The spokesperson for Japan’s Ministry of Foreign Affairs, Okano Yukiko, sat down for an exclusive interview with Al-Masry Al-Youm which touched on the strong strategic relations Egypt and Japan now share and the vital importance Cairo has within the region.
She talked about Japan’s overall Middle Eastern policy and the role it can play in helping bring peace and security to the region.
Okano was also asked on the dumping of Fukushima nuclear waste water into the ocean, sparking outrage from China and South Korea and international concerns overall regarding potential contamination.
And she touched on Japan’s stance regarding the Russia-Ukraine war, why it hasn’t provided any weapons support to Ukraine, and what she feels is the best way towards resolving tensions with North Korea.
Q: How do you see the relations between Egypt and Japan, and what is the importance of the Foreign Minister’s visit to Cairo?
A: Egypt and Japan have a strategic relationship, owing to Egypt’s pivotal role within the Middle East and the African continent.
Foreign Minister Yoshimasa Hayashi’s visit serves as a continuation of Prime Minister Fumio Kishida’s visit to Egypt last April, with the aim of strengthening Japanese’s presence in the Middle East region in order to help achieve peace.
Within the African continent, Egypt is first with Tokyo – a sign of the importance of Arab-Japanese political dialogue
Tokyo is working to boost cooperation in a wide range of fields such as political security, economy, and development assistance, based on our strategic partnership which has been newly upgraded this year.
Q: What about investments and economic cooperation between the two countries?
A: Tokyo’s goal is to strengthen ongoing economic cooperation with Egypt, due to its safety and stability.
Economic cooperation is of particular interest in the Suez Canal region. There are roughly 50 Japanese companies operating in Egypt, and Japanese investments in Egypt have doubled during 2022.
The volume of trade exchange between both countries now amounts to US$1.3 billion.
Q: There are many facets of cooperation between both countries. What are Tokyo’s interests?
A: There’s no doubting that there are multiple areas of cooperation, such as economically or regarding antiquities, owing to Japan’s interests.
Joint cooperation is in place regarding the Grand Egyptian Museum and the subway alongside infrastructure projects and clean energy, as Japanese businessmen desire to pump investments into Egypt through Japanese companies.
This is especially true due to Egypt’s huge capacity of human resources, which any investor can benefit from.
Q: What are the pillars of Japan’s policy towards the Middle East?
A: Japan’s three pillars involve cooperation for prosperity, consolidating peace, and dialogue around maintaining a free and open international system based on the rule of law.
With the dynamic and dramatic changes the Middle East is witnessing, conflicts are still ongoing and the refugee issue is very serious.
The situation in some areas is deteriorating.
Q: Regarding the Fukushima nuclear waters and their discharge into the Pacific Ocean, there are disagreements from China and opposition from South Korea, while voices from the Egyptian Parliament call for stopping fish imports. What is your comment?
A: We have a lot of water stored in tanks, and we have to do something with it.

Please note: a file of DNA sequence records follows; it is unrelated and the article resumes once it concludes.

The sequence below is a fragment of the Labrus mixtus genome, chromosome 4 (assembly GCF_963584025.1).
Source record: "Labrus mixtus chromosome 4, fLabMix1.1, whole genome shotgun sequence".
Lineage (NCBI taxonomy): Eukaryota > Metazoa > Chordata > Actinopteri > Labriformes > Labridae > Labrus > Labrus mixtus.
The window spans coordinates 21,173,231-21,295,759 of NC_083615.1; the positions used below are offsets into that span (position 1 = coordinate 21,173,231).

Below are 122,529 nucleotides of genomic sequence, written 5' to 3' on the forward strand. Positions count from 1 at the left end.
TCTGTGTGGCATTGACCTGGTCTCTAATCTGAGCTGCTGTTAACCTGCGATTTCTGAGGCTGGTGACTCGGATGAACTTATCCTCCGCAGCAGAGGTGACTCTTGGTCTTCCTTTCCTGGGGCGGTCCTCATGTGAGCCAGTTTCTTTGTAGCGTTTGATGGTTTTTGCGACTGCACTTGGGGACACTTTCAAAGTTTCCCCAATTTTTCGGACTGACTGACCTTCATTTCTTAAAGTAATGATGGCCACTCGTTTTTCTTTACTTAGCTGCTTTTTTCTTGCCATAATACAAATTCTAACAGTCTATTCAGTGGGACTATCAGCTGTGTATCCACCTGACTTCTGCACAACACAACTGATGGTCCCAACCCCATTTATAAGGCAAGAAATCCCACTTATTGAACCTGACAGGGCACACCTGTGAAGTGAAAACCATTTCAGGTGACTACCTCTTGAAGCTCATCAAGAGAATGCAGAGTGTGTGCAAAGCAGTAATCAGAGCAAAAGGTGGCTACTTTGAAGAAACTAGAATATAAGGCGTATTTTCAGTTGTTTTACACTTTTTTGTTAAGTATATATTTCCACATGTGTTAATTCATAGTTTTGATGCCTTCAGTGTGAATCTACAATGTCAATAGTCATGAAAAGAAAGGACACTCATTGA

So the decision was made to discharge it into the ocean. The International Atomic Energy Agency reviewed it and assured that it is completely safe with a negligible impact.
However, parts of the world are giving the wrong narrative that it is very dangerous and the waters are undrinkable, but I can assure you that the fish there are 100 percent safe – we will not harm the world.
Q: But China announced its desire for an international community dialogue on this issue?
A: Unfortunately, there was no scientific discussion with China on the matter.
Whereas with South Korea, they were very concerned about the released water so their scientists visited Fukushima for a site visit and we gave them scientific data collected from the waters.
We called on China for scientific talks and they did not respond, so what else can we do?
Q: What about the Russian-Ukrainian war and Tokyo’s continued support for Kiev?
A: Russia is the one who started the war on Ukraine, therefore we urge Moscow to stop this ongoing conflict and to respect the United Nations’ laws and Security Council resolutions.
We also call on Moscow to resume work in accordance with the grain agreement, given that the war caused a food security crisis leading to a rise in prices for food and energy, impacting developing countries.
While we do not support direct defense or military support to Ukraine due to restrictions imposed on us and our constitution, we support Ukraine whenever possible in giving them the best landmine sweepers.
Q: How do you see the solution to the crisis with North Korea?
A: North Korea is very active in its military activities.
They have launched ballistic missiles, and also attempted to launch a so-called military reconnaissance satellite which failed – but they announced that they will launch it again very soon.
This is a very dangerous situation, and their activities conflict with UN Security Council resolutions. They are not responding to these challenges, partly because Russia is obstructing veto discussions, as is China.
I believe that North Korea benefits from the UN Security Council’s ability to deal with very serious security challenges.
But we have been in discussions with South Korea and the US. We had a trilateral summit meeting between Japan, South Korea and the US last month at Camp David, and they agreed to regularly hold trilateral ministerial consultations.
We would really like to see this situation addressed as soon as possible.